Nanotechnology to change our lives

Nanotechnology is no longer confined to 30 minute sci-fi dramas. It will inevitably have a profound affect on our lives

Nanotechnology could provide computer chips thousands of times quicker than today's fastest processors according to researchers at Molecular Electronics, a US firm dedicated to researching and developing atom-sized computer components.

According to reports in Friday's Philadelphia Inquirer, Jim Tour, professor and cofounder of Molecular Electronics, says nanotechnology could change the face of computing.

If Tour's predictions are right, companies like Intel and AMD could be in for a tough battle: Tour reckons working chip prototypes could be available by mid-2001.

According to the Inquirer's report, Molecular Electronics' components will use a fraction of the power needed to run today's processor and will be smaller than a penny.

Nanotechnology deals with components that measure around one-billionth of a metre, or three to four atoms wide. Thus far the discipline has been largely confined to sci-fi dramas but according to Depak Uttamchandani, professor at the electronic and electrical engineering department of Strathclyde University, nanotechnology is far from fiction.

"Nanotechnology is a multidisciplinary science where physicists, biologists and chemists work together. But there still remains an extreme gulf between what can be achieved in a lab and what is feasible in practice."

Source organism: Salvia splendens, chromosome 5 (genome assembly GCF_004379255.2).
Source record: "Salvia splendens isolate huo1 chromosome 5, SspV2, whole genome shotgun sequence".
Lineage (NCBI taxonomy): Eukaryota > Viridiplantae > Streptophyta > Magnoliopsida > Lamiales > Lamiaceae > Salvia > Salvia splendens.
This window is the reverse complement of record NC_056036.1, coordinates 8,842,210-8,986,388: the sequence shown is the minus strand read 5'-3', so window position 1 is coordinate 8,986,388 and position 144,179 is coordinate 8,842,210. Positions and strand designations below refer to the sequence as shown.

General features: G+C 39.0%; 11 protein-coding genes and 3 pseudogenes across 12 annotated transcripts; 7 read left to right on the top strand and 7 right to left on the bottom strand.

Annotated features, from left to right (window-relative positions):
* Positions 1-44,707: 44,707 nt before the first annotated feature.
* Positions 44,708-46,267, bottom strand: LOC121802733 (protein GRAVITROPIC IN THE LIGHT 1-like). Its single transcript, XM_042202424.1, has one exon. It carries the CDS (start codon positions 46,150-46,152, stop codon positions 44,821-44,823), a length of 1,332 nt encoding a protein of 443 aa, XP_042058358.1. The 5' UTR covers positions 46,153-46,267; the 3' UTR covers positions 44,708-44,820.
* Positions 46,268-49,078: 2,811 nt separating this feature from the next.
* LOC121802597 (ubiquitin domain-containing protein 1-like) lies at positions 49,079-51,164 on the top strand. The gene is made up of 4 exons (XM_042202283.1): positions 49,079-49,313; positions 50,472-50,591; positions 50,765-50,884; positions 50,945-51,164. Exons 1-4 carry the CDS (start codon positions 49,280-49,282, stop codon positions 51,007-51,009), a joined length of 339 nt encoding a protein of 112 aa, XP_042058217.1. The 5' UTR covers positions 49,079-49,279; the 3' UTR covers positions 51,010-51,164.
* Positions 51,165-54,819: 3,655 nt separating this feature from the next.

According to Uttamchandani, Tour's predictions may be bullish, but are certainly not unfounded. "I think that in the fullness of time, these claims will come to bear, it is just a matter of time and resources."

While Uttamchandani agrees that nanotechnology will have a profound effect on our lives, he does not believe it will mature into the commercial arena for at least another five years, perhaps longer.

"The whole area of nanotechnology will undoubtedly transform our lives, but [the scenario where] it will affect the Intels of this world is not going to happen anytime soon. Twelve to 18 months for a prototype is reasonable, but that's a long way from getting a commercial product out."

Uttamchandani believes commercial applications for nanotechnology could mean smaller consumer devices, including laptops, PDAs and phones that require less power, although the technology will probably be used for medical purposes initially.

"Using nanotechnology means less heat dissipation and power drain. You might see in the future for example, bio-neuro interfaces, so in the future you may be able to implant something like this in an eye. These can then be linked to the brain. Artificial limbs could also come from this technology."

But before ZDNet readers rush out looking for the latest nano-enhanced gadgetry, Uttamchandani does offer a word of caution: "One does need to balance the hype. There will inevitably be a lot of excitement about it, but we have to be realistic about what it can achieve within certain time frames. But it will change our lives. I suffer from poor eyesight, and nanotechnology may eventually help people like me."

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